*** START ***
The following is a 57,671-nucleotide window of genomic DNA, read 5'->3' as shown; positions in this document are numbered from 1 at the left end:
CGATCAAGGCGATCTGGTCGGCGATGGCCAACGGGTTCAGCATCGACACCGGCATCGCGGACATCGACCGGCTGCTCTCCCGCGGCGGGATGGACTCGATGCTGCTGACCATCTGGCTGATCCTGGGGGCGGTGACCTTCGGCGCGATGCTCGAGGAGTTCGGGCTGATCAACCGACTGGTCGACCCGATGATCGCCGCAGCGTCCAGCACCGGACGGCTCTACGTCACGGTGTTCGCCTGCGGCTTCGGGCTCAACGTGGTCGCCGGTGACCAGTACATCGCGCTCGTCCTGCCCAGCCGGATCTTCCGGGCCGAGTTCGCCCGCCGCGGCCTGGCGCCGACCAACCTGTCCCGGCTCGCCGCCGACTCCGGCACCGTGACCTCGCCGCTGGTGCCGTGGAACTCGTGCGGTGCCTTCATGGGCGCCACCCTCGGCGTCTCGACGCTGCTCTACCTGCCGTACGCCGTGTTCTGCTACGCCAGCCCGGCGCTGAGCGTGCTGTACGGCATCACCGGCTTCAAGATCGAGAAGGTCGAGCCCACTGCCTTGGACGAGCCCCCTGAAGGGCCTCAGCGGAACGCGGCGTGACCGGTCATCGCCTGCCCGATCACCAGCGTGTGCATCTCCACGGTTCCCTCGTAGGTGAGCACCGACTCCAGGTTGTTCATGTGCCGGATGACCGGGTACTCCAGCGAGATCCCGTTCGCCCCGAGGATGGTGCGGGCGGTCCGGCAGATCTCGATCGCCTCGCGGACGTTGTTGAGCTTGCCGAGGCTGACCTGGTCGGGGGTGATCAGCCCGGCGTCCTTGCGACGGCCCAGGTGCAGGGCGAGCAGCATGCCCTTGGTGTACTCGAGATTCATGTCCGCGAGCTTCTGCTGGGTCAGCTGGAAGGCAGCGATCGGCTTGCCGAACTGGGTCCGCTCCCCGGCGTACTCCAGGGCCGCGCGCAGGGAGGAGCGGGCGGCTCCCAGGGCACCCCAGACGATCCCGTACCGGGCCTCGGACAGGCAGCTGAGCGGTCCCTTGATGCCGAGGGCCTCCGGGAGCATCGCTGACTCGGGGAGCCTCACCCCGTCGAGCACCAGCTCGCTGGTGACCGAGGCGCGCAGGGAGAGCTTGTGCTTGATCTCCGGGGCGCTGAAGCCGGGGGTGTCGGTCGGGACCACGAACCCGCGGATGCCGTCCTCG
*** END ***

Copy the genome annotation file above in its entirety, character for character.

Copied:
The following is a 57,671-nucleotide window of genomic DNA, read 5'->3' as shown; positions in this document are numbered from 1 at the left end:
CGATCAAGGCGATCTGGTCGGCGATGGCCAACGGGTTCAGCATCGACACCGGCATCGCGGACATCGACCGGCTGCTCTCCCGCGGCGGGATGGACTCGATGCTGCTGACCATCTGGCTGATCCTGGGGGCGGTGACCTTCGGCGCGATGCTCGAGGAGTTCGGGCTGATCAACCGACTGGTCGACCCGATGATCGCCGCAGCGTCCAGCACCGGACGGCTCTACGTCACGGTGTTCGCCTGCGGCTTCGGGCTCAACGTGGTCGCCGGTGACCAGTACATCGCGCTCGTCCTGCCCAGCCGGATCTTCCGGGCCGAGTTCGCCCGCCGCGGCCTGGCGCCGACCAACCTGTCCCGGCTCGCCGCCGACTCCGGCACCGTGACCTCGCCGCTGGTGCCGTGGAACTCGTGCGGTGCCTTCATGGGCGCCACCCTCGGCGTCTCGACGCTGCTCTACCTGCCGTACGCCGTGTTCTGCTACGCCAGCCCGGCGCTGAGCGTGCTGTACGGCATCACCGGCTTCAAGATCGAGAAGGTCGAGCCCACTGCCTTGGACGAGCCCCCTGAAGGGCCTCAGCGGAACGCGGCGTGACCGGTCATCGCCTGCCCGATCACCAGCGTGTGCATCTCCACGGTTCCCTCGTAGGTGAGCACCGACTCCAGGTTGTTCATGTGCCGGATGACCGGGTACTCCAGCGAGATCCCGTTCGCCCCGAGGATGGTGCGGGCGGTCCGGCAGATCTCGATCGCCTCGCGGACGTTGTTGAGCTTGCCGAGGCTGACCTGGTCGGGGGTGATCAGCCCGGCGTCCTTGCGACGGCCCAGGTGCAGGGCGAGCAGCATGCCCTTGGTGTACTCGAGATTCATGTCCGCGAGCTTCTGCTGGGTCAGCTGGAAGGCAGCGATCGGCTTGCCGAACTGGGTCCGCTCCCCGGCGTACTCCAGGGCCGCGCGCAGGGAGGAGCGGGCGGCTCCCAGGGCACCCCAGACGATCCCGTACCGGGCCTCGGACAGGCAGCTGAGCGGTCCCTTGATGCCGAGGGCCTCCGGGAGCATCGCTGACTCGGGGAGCCTCACCCCGTCGAGCACCAGCTCGCTGGTGACCGAGGCGCGCAGGGAGAGCTTGTGCTTGATCTCCGGGGCGCTGAAGCCGGGGGTGTCGGTCGGGACCACGAACCCGCGGATGCCGTCCTCG